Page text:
WATCH: Man Unfazed by Magnitude 7.6 Earthquake in Mexico as He Stays in Rooftop Pool

by Craig Garrett
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A viral video is making the rounds, showing a man stone-faced while in a rooftop pool during a massive earthquake in Mexico. The 7.6 magnitude earthquake sent everyone scurrying for safety. However, the man in this footage shared on Twitter decided to let it ride. Toward the end of the clip, the waves in the pool become genuinely impressive.

It may seem counterproductive for the man to stay in the pool during the earthquake. However, authorities in Mexico urged those in higher levels of building to stay put rather seek lower levels.

On Monday, the magnitude 7.6 earthquake shook Mexico’s central Pacific seaboard. It killed at least one person and caused a seismic alarm in the terrified capital. The quake was on the anniversary of two previous devastating earthquakes. Some reports say that buildings were damaged when the earthquake hit at 1:05 p.m., according to the U.S Geologic Survey, which at first said that the magnitude was a 7.5. The quake was centered 23 miles southeast of Aquila, near the border between Colima and Michoacan states. It had a depth of 9.4 miles, NPR reports.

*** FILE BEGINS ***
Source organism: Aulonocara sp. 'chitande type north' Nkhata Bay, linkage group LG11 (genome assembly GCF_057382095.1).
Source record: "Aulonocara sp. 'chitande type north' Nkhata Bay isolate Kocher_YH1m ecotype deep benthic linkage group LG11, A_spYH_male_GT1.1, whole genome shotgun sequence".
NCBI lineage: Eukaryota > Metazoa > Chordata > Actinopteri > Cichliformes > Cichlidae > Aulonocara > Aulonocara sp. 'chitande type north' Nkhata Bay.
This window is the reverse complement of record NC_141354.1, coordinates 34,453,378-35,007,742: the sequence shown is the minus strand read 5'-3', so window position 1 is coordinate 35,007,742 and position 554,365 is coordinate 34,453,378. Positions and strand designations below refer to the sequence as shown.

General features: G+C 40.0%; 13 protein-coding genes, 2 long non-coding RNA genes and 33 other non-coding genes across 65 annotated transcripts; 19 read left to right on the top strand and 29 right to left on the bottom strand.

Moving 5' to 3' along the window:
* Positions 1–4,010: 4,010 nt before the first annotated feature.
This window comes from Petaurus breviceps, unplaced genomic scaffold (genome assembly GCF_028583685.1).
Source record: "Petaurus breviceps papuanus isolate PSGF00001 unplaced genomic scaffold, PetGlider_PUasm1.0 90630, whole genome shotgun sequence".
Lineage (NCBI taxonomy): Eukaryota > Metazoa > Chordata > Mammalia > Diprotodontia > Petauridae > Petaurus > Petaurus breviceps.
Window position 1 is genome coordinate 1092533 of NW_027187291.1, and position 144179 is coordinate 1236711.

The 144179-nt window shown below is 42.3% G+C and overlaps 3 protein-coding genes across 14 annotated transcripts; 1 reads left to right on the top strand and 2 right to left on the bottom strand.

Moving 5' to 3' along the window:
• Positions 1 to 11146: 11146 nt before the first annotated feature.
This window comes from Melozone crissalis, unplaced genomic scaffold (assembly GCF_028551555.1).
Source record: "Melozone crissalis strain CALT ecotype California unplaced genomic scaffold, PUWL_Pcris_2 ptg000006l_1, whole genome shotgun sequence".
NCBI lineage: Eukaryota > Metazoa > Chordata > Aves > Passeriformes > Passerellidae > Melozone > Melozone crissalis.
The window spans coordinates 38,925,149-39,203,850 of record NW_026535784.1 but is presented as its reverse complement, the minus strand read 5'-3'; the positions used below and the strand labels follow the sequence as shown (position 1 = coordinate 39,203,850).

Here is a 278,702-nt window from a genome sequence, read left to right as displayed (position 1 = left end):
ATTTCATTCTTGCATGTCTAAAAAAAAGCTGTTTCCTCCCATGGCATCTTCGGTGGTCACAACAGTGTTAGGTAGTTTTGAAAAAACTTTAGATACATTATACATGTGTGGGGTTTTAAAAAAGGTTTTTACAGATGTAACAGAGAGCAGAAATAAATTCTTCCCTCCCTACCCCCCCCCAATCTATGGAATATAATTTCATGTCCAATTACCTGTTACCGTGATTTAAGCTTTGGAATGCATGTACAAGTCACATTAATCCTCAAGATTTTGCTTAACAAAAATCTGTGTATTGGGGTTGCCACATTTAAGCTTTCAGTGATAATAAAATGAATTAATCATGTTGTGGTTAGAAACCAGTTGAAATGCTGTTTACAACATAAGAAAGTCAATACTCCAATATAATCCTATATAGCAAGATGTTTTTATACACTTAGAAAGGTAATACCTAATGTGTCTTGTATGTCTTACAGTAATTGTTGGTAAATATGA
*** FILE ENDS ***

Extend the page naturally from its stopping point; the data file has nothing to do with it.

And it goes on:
One person died during the earthquake in Mexico

One person was killed after a wall at a mall collapsed in Manzanillo, Colima, President Andrés Manuel López Obrador said via Twitter. In Coalcoman, Michoacan – near the quake’s epicenter – buildings were damaged but no immediate reports of injuries have surfaced.

Carla Cárdenas, a resident of Coalcoman, witnessed the earthquake. “It started slowly and then was really strong and continued and continued until it started to relent,” she said. Cárdenas ran out of her family’s hotel, where she had been staying, and joined her neighbors.

The buildings on the street showed evidence of damage, she said, with cracks in walls and pieces of facades and roofs having broken away. “In the hotel, the roof of the parking area boomed and fell to the ground, and there are cracks in the walls on the second floor,” Cárdenas recalled. She went on to say that the town’s hospital was severely damaged. However, she had not heard of any persons being injured thus far.

The Mexican National Civil Defense Agency announced that, according to past data on tsunamis in Mexico, waves near the epicenter could vary by as much as 32 inches. The U.S. Tsunami Warning Center warned that coasts within 186 miles of the epicenter were at risk for hazardous tsunami waves.

New quake alarms sounded less than an hour after a national earthquake simulation drill. The drill was commemorating the major quakes that struck on the same date in 1985 and 2017. U.S. Geological Survey seismologist Paul Earle insists that the shared dates are a mere coincidence. “There’s no physical reason or statistical bias toward earthquakes in any given month in Mexico,” Earle explained.

Outsider.com